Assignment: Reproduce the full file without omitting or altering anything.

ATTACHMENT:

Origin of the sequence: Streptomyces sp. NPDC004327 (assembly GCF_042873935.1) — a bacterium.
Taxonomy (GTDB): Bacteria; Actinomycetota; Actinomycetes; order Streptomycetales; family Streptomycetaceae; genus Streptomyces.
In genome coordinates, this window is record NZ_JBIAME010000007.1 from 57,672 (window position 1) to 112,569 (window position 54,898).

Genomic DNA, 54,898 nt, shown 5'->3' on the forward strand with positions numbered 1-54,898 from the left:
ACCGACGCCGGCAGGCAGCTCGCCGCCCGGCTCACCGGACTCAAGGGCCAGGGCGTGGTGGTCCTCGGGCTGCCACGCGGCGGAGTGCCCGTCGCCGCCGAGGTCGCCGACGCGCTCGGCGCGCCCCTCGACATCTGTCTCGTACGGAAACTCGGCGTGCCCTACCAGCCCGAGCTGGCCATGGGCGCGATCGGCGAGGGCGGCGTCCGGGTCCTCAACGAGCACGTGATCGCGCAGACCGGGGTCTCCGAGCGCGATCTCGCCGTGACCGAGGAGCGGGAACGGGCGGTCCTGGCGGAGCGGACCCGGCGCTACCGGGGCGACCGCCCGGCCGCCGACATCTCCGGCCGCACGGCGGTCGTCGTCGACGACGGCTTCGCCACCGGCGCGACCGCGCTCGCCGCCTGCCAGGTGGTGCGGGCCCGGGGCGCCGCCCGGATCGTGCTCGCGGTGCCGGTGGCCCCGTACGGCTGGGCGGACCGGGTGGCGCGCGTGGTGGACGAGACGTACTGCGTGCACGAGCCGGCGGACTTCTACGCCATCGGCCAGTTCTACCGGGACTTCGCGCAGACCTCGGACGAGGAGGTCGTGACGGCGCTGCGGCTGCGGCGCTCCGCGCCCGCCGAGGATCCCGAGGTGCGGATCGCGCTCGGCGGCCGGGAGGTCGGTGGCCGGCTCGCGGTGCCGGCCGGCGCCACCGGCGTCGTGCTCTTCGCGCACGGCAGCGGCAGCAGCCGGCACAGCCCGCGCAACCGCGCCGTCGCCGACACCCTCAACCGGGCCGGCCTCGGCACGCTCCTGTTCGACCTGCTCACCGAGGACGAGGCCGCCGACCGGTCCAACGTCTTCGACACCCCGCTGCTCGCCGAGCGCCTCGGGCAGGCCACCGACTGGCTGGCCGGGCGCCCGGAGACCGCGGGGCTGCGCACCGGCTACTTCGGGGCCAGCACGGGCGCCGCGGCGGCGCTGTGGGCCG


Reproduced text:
Origin of the sequence: Streptomyces sp. NPDC004327 (assembly GCF_042873935.1) — a bacterium.
Taxonomy (GTDB): Bacteria; Actinomycetota; Actinomycetes; order Streptomycetales; family Streptomycetaceae; genus Streptomyces.
In genome coordinates, this window is record NZ_JBIAME010000007.1 from 57,672 (window position 1) to 112,569 (window position 54,898).

Genomic DNA, 54,898 nt, shown 5'->3' on the forward strand with positions numbered 1-54,898 from the left:
ACCGACGCCGGCAGGCAGCTCGCCGCCCGGCTCACCGGACTCAAGGGCCAGGGCGTGGTGGTCCTCGGGCTGCCACGCGGCGGAGTGCCCGTCGCCGCCGAGGTCGCCGACGCGCTCGGCGCGCCCCTCGACATCTGTCTCGTACGGAAACTCGGCGTGCCCTACCAGCCCGAGCTGGCCATGGGCGCGATCGGCGAGGGCGGCGTCCGGGTCCTCAACGAGCACGTGATCGCGCAGACCGGGGTCTCCGAGCGCGATCTCGCCGTGACCGAGGAGCGGGAACGGGCGGTCCTGGCGGAGCGGACCCGGCGCTACCGGGGCGACCGCCCGGCCGCCGACATCTCCGGCCGCACGGCGGTCGTCGTCGACGACGGCTTCGCCACCGGCGCGACCGCGCTCGCCGCCTGCCAGGTGGTGCGGGCCCGGGGCGCCGCCCGGATCGTGCTCGCGGTGCCGGTGGCCCCGTACGGCTGGGCGGACCGGGTGGCGCGCGTGGTGGACGAGACGTACTGCGTGCACGAGCCGGCGGACTTCTACGCCATCGGCCAGTTCTACCGGGACTTCGCGCAGACCTCGGACGAGGAGGTCGTGACGGCGCTGCGGCTGCGGCGCTCCGCGCCCGCCGAGGATCCCGAGGTGCGGATCGCGCTCGGCGGCCGGGAGGTCGGTGGCCGGCTCGCGGTGCCGGCCGGCGCCACCGGCGTCGTGCTCTTCGCGCACGGCAGCGGCAGCAGCCGGCACAGCCCGCGCAACCGCGCCGTCGCCGACACCCTCAACCGGGCCGGCCTCGGCACGCTCCTGTTCGACCTGCTCACCGAGGACGAGGCCGCCGACCGGTCCAACGTCTTCGACACCCCGCTGCTCGCCGAGCGCCTCGGGCAGGCCACCGACTGGCTGGCCGGGCGCCCGGAGACCGCGGGGCTGCGCACCGGCTACTTCGGGGCCAGCACGGGCGCCGCGGCGGCGCTGTGGGCCG